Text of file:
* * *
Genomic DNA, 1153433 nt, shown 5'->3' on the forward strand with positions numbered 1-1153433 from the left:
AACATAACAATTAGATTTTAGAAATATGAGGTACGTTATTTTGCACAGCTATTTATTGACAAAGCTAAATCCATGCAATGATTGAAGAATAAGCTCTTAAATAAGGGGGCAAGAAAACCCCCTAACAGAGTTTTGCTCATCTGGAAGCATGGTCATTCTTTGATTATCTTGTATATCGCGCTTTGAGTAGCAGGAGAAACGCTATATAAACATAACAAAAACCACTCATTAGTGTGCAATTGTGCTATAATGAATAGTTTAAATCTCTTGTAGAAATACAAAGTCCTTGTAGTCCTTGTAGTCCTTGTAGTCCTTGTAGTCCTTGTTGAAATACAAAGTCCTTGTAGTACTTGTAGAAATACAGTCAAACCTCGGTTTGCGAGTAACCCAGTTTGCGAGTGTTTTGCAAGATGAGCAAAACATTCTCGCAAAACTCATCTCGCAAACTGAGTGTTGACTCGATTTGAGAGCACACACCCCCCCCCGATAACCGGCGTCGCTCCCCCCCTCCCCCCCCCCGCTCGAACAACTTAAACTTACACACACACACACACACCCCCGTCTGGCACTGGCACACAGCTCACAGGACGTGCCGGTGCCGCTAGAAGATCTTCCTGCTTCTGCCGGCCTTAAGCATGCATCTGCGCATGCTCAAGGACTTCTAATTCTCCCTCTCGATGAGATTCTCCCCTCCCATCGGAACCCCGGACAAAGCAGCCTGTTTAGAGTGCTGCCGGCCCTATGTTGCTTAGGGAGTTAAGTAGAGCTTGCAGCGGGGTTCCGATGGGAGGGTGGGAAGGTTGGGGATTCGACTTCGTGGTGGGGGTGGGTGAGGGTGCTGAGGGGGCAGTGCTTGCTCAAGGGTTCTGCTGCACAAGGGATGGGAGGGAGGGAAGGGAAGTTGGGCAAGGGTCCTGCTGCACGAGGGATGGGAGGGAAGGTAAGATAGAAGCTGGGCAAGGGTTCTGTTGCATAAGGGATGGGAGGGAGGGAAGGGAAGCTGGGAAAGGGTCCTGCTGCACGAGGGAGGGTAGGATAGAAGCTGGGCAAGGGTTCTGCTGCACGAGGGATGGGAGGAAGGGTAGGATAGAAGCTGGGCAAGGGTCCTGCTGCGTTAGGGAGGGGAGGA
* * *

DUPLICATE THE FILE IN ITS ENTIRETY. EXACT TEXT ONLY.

Genomic DNA, 1153433 nt, shown 5'->3' on the forward strand with positions numbered 1-1153433 from the left:
AACATAACAATTAGATTTTAGAAATATGAGGTACGTTATTTTGCACAGCTATTTATTGACAAAGCTAAATCCATGCAATGATTGAAGAATAAGCTCTTAAATAAGGGGGCAAGAAAACCCCCTAACAGAGTTTTGCTCATCTGGAAGCATGGTCATTCTTTGATTATCTTGTATATCGCGCTTTGAGTAGCAGGAGAAACGCTATATAAACATAACAAAAACCACTCATTAGTGTGCAATTGTGCTATAATGAATAGTTTAAATCTCTTGTAGAAATACAAAGTCCTTGTAGTCCTTGTAGTCCTTGTAGTCCTTGTAGTCCTTGTTGAAATACAAAGTCCTTGTAGTACTTGTAGAAATACAGTCAAACCTCGGTTTGCGAGTAACCCAGTTTGCGAGTGTTTTGCAAGATGAGCAAAACATTCTCGCAAAACTCATCTCGCAAACTGAGTGTTGACTCGATTTGAGAGCACACACCCCCCCCCGATAACCGGCGTCGCTCCCCCCCTCCCCCCCCCCGCTCGAACAACTTAAACTTACACACACACACACACACCCCCGTCTGGCACTGGCACACAGCTCACAGGACGTGCCGGTGCCGCTAGAAGATCTTCCTGCTTCTGCCGGCCTTAAGCATGCATCTGCGCATGCTCAAGGACTTCTAATTCTCCCTCTCGATGAGATTCTCCCCTCCCATCGGAACCCCGGACAAAGCAGCCTGTTTAGAGTGCTGCCGGCCCTATGTTGCTTAGGGAGTTAAGTAGAGCTTGCAGCGGGGTTCCGATGGGAGGGTGGGAAGGTTGGGGATTCGACTTCGTGGTGGGGGTGGGTGAGGGTGCTGAGGGGGCAGTGCTTGCTCAAGGGTTCTGCTGCACAAGGGATGGGAGGGAGGGAAGGGAAGTTGGGCAAGGGTCCTGCTGCACGAGGGATGGGAGGGAAGGTAAGATAGAAGCTGGGCAAGGGTTCTGTTGCATAAGGGATGGGAGGGAGGGAAGGGAAGCTGGGAAAGGGTCCTGCTGCACGAGGGAGGGTAGGATAGAAGCTGGGCAAGGGTTCTGCTGCACGAGGGATGGGAGGAAGGGTAGGATAGAAGCTGGGCAAGGGTCCTGCTGCGTTAGGGAGGGGAGGA